Reviewers like to believe we have power of influence, but those in Stalinist Russia had power of life and death: a bad write-up spelled doom for the subject. Yet their opinions could not contradict those of the ‘great leader’, and he had a worrying tendency to change his mind.
David Schneider’s riveting new play Making Stalin Laugh tells the tale of the Moscow State Yiddish Theatre, which, while battling for survival during the horrifying arbitrariness of Stalin’s purges, actually thrived creatively. It was lauded around the world, with Shostakovich calling Solomon Mikhoels’ Lear the best he’d ever seen.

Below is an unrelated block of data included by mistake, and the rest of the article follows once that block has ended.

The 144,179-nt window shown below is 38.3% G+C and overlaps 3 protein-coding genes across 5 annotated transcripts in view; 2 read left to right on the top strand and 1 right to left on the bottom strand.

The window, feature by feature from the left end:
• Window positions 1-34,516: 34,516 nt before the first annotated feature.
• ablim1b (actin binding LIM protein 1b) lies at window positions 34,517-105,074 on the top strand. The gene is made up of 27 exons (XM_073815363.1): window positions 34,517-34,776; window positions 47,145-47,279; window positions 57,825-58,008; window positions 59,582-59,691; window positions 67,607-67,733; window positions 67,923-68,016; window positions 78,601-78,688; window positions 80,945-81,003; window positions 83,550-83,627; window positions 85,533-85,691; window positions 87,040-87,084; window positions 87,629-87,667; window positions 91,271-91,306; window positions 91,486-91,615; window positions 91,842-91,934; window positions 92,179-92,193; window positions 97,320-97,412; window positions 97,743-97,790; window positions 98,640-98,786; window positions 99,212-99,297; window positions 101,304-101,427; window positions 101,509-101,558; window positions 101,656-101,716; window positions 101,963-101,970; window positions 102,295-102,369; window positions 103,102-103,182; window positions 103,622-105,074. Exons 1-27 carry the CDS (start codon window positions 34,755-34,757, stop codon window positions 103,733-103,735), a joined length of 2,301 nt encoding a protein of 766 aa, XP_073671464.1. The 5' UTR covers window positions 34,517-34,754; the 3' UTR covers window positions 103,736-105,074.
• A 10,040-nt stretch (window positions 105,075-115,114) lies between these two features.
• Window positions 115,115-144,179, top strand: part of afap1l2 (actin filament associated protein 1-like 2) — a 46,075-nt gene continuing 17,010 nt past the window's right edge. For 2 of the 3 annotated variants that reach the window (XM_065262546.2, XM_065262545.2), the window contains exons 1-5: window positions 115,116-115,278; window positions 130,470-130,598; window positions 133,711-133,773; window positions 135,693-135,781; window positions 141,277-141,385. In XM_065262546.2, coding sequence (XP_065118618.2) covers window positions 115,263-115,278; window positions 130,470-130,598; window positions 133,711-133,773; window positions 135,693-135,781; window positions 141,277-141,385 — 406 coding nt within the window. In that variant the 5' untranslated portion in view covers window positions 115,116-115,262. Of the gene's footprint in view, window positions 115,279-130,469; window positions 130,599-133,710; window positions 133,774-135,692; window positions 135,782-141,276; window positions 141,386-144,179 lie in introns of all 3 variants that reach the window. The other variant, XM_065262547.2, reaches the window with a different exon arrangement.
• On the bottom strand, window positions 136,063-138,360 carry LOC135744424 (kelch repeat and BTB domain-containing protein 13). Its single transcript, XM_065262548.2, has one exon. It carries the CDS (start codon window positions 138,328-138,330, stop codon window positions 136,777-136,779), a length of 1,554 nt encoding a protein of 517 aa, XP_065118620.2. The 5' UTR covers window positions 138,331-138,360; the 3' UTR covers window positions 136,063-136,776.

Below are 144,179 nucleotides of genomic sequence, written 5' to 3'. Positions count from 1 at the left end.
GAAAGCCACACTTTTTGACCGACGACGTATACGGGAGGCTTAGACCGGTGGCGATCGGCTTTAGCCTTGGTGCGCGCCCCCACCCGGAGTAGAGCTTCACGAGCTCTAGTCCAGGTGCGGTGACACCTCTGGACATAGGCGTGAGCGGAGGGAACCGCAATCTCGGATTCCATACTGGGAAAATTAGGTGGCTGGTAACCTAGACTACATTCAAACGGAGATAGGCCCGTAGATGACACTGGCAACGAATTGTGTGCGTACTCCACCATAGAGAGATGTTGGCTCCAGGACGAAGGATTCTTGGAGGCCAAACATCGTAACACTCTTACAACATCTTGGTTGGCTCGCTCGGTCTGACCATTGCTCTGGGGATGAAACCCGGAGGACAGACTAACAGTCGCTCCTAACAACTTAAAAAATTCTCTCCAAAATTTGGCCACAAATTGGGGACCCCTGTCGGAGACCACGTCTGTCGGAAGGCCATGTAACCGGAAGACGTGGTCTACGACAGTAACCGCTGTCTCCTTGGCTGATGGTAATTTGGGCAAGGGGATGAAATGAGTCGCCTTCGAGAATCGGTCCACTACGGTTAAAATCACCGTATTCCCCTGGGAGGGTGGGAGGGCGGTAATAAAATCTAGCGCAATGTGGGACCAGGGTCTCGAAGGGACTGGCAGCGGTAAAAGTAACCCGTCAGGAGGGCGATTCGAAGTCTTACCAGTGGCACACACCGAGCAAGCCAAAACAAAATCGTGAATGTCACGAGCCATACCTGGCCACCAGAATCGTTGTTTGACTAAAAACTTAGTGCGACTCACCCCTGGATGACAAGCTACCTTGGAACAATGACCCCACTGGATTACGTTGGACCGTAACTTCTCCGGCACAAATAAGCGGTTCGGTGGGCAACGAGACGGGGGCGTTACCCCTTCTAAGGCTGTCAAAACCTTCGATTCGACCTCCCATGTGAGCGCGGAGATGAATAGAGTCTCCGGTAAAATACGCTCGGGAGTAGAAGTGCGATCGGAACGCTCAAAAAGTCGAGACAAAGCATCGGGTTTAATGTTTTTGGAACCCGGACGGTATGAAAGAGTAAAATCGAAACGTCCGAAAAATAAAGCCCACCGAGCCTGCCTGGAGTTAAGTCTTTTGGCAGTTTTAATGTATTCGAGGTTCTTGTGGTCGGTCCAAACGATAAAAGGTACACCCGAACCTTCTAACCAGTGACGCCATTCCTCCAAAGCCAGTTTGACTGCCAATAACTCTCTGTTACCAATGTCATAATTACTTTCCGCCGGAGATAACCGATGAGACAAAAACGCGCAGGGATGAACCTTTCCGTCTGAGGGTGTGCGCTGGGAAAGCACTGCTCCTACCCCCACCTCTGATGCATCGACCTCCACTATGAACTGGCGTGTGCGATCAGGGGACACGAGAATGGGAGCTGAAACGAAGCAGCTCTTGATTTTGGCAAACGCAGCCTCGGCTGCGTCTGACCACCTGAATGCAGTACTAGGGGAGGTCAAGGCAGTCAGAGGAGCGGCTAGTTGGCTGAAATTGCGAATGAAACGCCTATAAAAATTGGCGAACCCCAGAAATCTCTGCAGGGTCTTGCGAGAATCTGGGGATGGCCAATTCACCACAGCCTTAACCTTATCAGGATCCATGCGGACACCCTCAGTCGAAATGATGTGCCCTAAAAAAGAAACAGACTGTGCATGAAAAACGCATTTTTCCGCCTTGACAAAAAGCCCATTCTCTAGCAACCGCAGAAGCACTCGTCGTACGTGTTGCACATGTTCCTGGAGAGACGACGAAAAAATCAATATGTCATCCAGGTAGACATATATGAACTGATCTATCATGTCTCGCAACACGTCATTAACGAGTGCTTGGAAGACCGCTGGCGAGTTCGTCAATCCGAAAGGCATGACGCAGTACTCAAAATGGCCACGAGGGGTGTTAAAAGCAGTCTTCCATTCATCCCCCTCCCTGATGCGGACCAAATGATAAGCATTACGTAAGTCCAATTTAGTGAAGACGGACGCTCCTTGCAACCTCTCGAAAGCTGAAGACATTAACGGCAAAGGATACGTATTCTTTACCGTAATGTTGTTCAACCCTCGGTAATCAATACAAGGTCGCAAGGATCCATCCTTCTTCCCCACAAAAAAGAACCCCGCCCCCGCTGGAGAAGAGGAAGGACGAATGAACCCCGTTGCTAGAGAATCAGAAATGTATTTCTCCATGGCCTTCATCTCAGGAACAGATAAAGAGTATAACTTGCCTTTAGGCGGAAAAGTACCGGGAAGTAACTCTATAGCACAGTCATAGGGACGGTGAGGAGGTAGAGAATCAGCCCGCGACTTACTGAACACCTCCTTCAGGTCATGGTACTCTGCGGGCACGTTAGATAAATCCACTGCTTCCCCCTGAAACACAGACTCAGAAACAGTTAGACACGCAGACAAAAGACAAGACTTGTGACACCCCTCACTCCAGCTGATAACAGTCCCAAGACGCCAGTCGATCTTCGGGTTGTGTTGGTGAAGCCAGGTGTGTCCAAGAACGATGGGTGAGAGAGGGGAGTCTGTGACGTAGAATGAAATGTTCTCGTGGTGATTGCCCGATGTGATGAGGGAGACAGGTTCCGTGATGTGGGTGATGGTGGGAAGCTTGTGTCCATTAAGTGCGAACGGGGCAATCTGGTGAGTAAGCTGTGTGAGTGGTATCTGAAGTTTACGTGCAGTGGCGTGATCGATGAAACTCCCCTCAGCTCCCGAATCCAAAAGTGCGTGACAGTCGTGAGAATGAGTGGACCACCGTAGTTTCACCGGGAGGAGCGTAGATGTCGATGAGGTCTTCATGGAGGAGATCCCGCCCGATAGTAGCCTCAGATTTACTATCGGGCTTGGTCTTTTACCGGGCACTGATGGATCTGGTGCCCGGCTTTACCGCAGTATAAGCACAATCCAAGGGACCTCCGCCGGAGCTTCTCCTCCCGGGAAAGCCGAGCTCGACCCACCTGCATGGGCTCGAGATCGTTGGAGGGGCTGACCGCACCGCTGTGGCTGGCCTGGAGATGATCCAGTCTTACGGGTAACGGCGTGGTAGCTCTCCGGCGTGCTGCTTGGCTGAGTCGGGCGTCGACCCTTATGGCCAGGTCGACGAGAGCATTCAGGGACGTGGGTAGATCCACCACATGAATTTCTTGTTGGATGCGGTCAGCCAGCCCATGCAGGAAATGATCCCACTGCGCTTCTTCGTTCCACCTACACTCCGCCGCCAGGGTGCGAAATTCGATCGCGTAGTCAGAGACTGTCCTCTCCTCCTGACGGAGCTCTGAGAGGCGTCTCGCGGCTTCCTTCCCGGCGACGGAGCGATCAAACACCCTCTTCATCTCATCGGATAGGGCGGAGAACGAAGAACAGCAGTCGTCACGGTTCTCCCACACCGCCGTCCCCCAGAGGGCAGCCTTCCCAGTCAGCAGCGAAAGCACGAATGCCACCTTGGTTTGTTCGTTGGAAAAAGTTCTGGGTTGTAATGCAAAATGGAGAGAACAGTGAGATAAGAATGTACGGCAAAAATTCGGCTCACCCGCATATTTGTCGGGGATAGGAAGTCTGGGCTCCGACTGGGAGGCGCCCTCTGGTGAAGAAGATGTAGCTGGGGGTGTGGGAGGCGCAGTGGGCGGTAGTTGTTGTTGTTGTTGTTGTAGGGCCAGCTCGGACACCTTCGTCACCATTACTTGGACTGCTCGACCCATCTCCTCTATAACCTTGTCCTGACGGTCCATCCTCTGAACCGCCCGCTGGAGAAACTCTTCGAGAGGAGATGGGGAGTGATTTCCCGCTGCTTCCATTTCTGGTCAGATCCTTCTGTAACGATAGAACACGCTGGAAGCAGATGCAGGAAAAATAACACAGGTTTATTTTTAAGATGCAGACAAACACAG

But with that high profile and lavish state support comes enormous risk, backstage squabbles competing with an ever-present threat of annihilation.